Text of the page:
Seeing as he was still in the job he finally did do some good by recommending the policy of providing every family with half a bottle of cognac to cope with the hardship. No need for messy paperwork, as everyone already had a bread ration card they could just show this to the grocer, who would give you the congnac and then cut off a corner of the ticket.


No, Florida is still worse.Sweden took a light-handed approach, but Florida is going all out to prevent anyone from doing anything. Even Sweden wasn’t that stupid.


That’s a little disingenuous. No epidemiologists or public health experts outside Sweden agreed that zero lockdowns were a good idea. Quite the opposite- prevailing scientific opinion is that the more lockdowns, the better. A prominent US epidemiologist said, “if I could magically freeze everyone in place for 14 days, COVID would be gone forever”. She was right because we know how viruses work and how much lockdowns help.

Framing the Swedish approach as “they tried their best but nobody could have known!” is not being intellectually honest.


Sweden implemented policies despite the consensus opinion of the scientific community being that it was a terrible idea. That the policies were implemented by an epidemiologist doesn’t change that

Science is inherently democratic; there is always disagreement and debate amongst scientists, but what most relevant experts agree on becomes “true” at the time. Tegnell was pushing ideas that the overwhelming majority of relevant experts thought was a bad idea. It was also an appealing idea for politicians that wanted not to close businesses.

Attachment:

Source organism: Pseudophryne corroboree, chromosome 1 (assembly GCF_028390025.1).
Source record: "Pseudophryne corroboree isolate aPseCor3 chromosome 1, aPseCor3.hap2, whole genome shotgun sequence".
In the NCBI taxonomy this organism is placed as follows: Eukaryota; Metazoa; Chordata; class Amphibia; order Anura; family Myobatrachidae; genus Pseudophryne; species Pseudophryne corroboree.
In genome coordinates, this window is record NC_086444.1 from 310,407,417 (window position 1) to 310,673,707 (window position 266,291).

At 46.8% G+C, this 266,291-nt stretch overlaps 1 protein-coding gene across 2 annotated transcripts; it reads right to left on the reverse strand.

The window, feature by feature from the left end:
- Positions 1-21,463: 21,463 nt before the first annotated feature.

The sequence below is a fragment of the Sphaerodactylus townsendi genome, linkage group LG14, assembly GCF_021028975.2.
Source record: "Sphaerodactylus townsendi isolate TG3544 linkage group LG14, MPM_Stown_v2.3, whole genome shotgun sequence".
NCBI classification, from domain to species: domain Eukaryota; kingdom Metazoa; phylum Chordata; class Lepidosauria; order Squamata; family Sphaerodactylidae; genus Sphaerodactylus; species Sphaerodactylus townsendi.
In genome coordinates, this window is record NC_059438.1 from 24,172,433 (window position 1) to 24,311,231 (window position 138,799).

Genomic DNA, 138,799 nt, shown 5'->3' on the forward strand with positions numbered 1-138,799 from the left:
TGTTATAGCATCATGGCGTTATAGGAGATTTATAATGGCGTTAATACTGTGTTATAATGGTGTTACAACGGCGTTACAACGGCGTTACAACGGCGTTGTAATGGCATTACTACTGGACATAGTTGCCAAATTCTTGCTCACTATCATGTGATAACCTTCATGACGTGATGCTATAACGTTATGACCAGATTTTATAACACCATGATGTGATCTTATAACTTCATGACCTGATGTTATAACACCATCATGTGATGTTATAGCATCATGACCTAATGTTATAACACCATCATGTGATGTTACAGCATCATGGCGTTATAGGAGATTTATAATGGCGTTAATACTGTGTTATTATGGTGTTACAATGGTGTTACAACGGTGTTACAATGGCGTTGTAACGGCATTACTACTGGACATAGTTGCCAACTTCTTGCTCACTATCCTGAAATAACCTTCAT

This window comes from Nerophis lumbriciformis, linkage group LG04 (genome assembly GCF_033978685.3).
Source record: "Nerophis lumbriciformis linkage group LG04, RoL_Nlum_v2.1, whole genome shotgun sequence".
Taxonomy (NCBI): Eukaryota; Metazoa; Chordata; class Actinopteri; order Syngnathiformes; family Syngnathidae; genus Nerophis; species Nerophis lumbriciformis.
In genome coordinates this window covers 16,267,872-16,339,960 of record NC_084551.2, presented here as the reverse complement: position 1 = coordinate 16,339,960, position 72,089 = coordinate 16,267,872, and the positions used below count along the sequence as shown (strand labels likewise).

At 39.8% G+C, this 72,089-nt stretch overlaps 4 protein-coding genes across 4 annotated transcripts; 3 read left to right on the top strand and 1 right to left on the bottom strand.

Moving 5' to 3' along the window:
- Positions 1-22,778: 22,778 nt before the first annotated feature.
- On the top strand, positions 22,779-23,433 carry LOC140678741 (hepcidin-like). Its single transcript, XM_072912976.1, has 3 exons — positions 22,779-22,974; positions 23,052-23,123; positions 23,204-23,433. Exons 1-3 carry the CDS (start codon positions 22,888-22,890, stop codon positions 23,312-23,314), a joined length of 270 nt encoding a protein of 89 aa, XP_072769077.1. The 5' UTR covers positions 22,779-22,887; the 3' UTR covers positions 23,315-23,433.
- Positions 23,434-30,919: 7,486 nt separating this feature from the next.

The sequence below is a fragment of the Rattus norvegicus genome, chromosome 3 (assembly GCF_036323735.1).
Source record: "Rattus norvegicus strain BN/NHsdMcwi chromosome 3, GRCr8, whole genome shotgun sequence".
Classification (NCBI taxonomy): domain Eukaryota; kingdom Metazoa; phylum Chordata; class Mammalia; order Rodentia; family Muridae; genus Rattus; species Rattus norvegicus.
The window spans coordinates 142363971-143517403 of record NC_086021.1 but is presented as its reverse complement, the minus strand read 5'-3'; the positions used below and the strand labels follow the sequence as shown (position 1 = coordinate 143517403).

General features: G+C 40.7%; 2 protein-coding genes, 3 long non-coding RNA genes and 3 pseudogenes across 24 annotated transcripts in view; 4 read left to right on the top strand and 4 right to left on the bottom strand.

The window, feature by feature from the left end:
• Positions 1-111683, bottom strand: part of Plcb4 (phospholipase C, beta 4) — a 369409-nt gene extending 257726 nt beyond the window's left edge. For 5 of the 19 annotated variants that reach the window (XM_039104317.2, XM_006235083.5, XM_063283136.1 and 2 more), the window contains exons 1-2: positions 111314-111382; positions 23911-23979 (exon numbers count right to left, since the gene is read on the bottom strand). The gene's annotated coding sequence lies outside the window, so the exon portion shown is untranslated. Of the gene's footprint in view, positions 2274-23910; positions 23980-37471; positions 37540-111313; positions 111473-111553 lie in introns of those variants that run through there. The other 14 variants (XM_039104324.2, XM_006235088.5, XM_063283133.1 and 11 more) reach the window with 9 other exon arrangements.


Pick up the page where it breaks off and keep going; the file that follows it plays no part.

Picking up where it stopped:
my impressions from what i read was a pretty cavalier, “we know best” attitude from their top science guy. and it seemed that his attitude led the science in this case.

where, instead, because it was a new disease, seemed to spread very fast, and because we have had very few recent parallels - being cautious and careful, admitting how much wasnt known, seemed best

so i guess id say, maybe it was attitude and not lack of scientific acumen that was to blame

i don’t know. like there’s man-splaining, and there’s science-man-splaining. he and his team’s attitude seemed a lot of that.


I’d describe Tegnell’s approach as “only do things we have scientific evidence will help”. With a new disease there was little evidence for anything. It’s still not easy trying to figure out why some countries got hit hard and some didn’t. Similar policies seems to have had very different outcomes.

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This is basically the same thing politicians do with other hot-button issues like climate change.

If the consensus of the scientific community is that the situation demands action that will be difficult or unpopular, then the politicians will shop around until they find a scientist who is either willing to tell them what they want to hear or at least advise against taking action “until we have more data.”


As the man said, “NEVER get off the boat”.